Windows 7’s native search feature has been improved. Files added to the hard drive were indexed so fast that they were searchable less than 5 seconds later. Search result snippets now include a longer snippet, and highlight the snippet more clearly. This should appeal specifically to people who juggle large numbers of long documents, but it’s a useful feature for anybody who wants to find files faster. However, the search field is available by default only in the Start menu and in Windows Explorer, and cannot be easily added to the taskbar.

Search snippets do a better job of highlighting relevant terms in your documents, exposing useful data even if it’s not in the file name. (This image was taken from the Windows 7 Release Candidate, but looks and functions the same in the official version of Windows 7.

Touch-screen features worked surprisingly well. The hardware sometimes misread some of the multitouch gestures, occasionally confusing rotating an image, for example, with zooming in or out of the image. Overall, though, there were few difficulties in performing the basic series of gestures that Microsoft promotes, and this places Windows 7 in an excellent position for the future, as more and more computers are released with multitouch abilities.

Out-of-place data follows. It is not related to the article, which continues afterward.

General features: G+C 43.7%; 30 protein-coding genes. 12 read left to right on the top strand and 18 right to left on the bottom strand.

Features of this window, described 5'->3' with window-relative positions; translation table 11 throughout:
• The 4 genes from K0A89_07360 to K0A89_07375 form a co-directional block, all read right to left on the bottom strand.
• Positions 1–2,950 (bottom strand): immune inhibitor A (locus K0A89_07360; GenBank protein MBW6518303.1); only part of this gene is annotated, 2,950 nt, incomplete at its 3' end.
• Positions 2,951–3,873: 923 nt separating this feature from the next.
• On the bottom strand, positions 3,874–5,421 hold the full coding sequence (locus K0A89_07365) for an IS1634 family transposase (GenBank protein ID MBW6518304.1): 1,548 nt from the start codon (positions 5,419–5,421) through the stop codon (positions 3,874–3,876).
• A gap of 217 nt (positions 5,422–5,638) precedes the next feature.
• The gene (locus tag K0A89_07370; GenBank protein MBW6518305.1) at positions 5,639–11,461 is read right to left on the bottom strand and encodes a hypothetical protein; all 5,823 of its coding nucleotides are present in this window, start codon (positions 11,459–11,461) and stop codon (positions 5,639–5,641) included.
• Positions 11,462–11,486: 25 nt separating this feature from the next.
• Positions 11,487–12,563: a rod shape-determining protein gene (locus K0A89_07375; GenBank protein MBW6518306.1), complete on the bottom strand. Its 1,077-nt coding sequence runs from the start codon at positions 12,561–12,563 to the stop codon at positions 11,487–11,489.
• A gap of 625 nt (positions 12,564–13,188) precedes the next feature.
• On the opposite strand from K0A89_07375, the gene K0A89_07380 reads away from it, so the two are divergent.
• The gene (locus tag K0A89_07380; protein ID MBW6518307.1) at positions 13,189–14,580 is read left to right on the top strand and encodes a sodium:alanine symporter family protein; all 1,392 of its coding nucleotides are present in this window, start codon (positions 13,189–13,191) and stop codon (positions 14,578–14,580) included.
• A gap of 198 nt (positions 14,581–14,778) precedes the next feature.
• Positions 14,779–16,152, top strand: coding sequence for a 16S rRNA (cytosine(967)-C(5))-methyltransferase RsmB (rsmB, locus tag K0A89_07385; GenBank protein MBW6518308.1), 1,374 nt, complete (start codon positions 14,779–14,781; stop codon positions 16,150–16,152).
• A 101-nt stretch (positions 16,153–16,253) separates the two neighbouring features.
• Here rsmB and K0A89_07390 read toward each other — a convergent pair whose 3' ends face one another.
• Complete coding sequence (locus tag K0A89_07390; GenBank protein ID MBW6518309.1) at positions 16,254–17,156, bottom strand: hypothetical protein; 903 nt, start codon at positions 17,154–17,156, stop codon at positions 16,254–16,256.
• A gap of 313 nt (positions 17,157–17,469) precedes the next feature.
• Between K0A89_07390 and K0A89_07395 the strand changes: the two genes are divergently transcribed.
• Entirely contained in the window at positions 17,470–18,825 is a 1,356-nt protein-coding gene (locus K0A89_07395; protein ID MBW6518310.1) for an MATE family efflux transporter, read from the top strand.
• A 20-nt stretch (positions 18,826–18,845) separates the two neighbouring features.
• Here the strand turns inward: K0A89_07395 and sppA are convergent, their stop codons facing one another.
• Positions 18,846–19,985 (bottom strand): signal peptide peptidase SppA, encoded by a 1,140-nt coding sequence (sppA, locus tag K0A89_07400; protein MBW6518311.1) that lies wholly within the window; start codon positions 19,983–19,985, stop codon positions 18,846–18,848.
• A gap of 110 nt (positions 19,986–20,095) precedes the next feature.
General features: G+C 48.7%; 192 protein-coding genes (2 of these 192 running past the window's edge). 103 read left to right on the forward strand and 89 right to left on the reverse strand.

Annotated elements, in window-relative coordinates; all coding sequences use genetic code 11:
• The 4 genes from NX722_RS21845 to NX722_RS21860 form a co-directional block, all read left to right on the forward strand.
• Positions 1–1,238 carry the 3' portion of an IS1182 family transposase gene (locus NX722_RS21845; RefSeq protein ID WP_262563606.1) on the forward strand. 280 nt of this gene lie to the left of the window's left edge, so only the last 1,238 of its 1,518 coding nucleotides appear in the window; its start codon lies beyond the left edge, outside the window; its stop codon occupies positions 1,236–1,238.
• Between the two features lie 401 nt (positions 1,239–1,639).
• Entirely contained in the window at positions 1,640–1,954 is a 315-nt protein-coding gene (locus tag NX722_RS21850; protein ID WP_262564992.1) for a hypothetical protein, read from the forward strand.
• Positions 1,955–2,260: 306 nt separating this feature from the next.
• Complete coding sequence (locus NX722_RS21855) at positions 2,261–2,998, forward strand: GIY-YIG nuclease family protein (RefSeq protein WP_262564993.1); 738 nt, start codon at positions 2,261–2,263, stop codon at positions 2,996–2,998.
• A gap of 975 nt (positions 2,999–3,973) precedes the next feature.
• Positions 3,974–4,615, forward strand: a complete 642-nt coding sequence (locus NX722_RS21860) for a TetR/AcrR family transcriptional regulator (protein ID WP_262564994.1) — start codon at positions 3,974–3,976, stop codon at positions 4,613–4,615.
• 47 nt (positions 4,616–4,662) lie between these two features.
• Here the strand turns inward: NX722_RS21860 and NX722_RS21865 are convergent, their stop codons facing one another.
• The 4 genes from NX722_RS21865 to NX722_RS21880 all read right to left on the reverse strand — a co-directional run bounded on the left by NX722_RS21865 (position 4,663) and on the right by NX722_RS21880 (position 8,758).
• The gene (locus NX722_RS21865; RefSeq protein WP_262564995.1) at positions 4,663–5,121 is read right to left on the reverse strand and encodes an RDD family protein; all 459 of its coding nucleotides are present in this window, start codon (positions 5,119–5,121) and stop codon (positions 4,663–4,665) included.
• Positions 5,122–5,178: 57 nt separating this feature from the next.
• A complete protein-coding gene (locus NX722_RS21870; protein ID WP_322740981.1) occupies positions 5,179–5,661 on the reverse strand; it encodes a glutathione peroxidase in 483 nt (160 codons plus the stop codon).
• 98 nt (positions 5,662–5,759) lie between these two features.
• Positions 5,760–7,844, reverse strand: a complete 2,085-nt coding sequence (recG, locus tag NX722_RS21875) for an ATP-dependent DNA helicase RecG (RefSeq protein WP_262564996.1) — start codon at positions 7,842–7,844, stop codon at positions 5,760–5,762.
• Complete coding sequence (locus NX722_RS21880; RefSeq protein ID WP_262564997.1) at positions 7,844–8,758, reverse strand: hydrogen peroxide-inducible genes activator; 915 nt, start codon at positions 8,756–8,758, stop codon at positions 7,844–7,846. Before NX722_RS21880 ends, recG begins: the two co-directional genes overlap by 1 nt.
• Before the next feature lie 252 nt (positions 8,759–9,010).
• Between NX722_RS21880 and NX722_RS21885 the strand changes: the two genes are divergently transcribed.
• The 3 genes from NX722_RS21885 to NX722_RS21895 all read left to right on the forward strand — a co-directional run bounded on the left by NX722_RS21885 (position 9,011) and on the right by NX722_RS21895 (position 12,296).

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Windows Live Movie Maker

August 22, 2009

Windows Live Movie Maker

Microsoft has run through several versions of its free Movie Maker application for various Windows platforms, most of them earning a fair amount of criticism. The latest edition, Windows Live Movie Maker 1.0, does easily turn photos and video clips into slide shows and movies, but it is far from perfect. Released from beta on Wednesday, this is functional freeware that’s aimed squarely at the casual consumer crowd. Although mostly easy to use, its toolset and interface lack a certain sophistication that users of all levels would appreciate.

Installation tips

The fresh-out-of-beta Windows Live Movie Maker (not to be confused with Windows Movie Maker, minus the ‘Live’) is compatible with Vista and Windows 7 operating systems only. It comes bundled into the Windows Live Essentials suite of apps, but you can separate it out with a little click-surgery. To get Movie Maker only, you’ll need to uncheck the boxes for the other programs in the suite, leaving Movie Maker selected. Before the app finishes installing, take care to read the penultimate window; if you race ahead, you’ll be changing your default search to Microsoft’s Bing and your home page to MSN.

Windows Live Movie Maker installation

Windows Live Movie Maker comes bundled in a software suite.

Interface